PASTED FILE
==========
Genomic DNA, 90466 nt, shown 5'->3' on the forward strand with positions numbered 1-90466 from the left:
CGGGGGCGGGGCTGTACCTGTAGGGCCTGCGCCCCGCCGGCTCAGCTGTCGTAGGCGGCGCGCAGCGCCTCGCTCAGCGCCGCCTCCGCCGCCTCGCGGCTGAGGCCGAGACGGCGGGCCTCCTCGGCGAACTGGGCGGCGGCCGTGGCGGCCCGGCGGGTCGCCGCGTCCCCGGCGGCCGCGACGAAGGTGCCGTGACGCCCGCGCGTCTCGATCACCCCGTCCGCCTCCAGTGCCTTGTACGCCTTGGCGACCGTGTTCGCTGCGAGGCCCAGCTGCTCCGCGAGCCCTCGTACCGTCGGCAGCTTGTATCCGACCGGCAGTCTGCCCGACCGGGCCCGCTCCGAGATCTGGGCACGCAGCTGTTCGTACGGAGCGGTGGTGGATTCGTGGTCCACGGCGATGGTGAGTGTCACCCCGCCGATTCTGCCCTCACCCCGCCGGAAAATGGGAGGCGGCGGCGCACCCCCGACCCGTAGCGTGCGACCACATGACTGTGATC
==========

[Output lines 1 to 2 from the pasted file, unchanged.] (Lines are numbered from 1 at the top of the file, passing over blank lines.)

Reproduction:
Genomic DNA, 90466 nt, shown 5'->3' on the forward strand with positions numbered 1-90466 from the left:
CGGGGGCGGGGCTGTACCTGTAGGGCCTGCGCCCCGCCGGCTCAGCTGTCGTAGGCGGCGCGCAGCGCCTCGCTCAGCGCCGCCTCCGCCGCCTCGCGGCTGAGGCCGAGACGGCGGGCCTCCTCGGCGAACTGGGCGGCGGCCGTGGCGGCCCGGCGGGTCGCCGCGTCCCCGGCGGCCGCGACGAAGGTGCCGTGACGCCCGCGCGTCTCGATCACCCCGTCCGCCTCCAGTGCCTTGTACGCCTTGGCGACCGTGTTCGCTGCGAGGCCCAGCTGCTCCGCGAGCCCTCGTACCGTCGGCAGCTTGTATCCGACCGGCAGTCTGCCCGACCGGGCCCGCTCCGAGATCTGGGCACGCAGCTGTTCGTACGGAGCGGTGGTGGATTCGTGGTCCACGGCGATGGTGAGTGTCACCCCGCCGATTCTGCCCTCACCCCGCCGGAAAATGGGAGGCGGCGGCGCACCCCCGACCCGTAGCGTGCGACCACATGACTGTGATC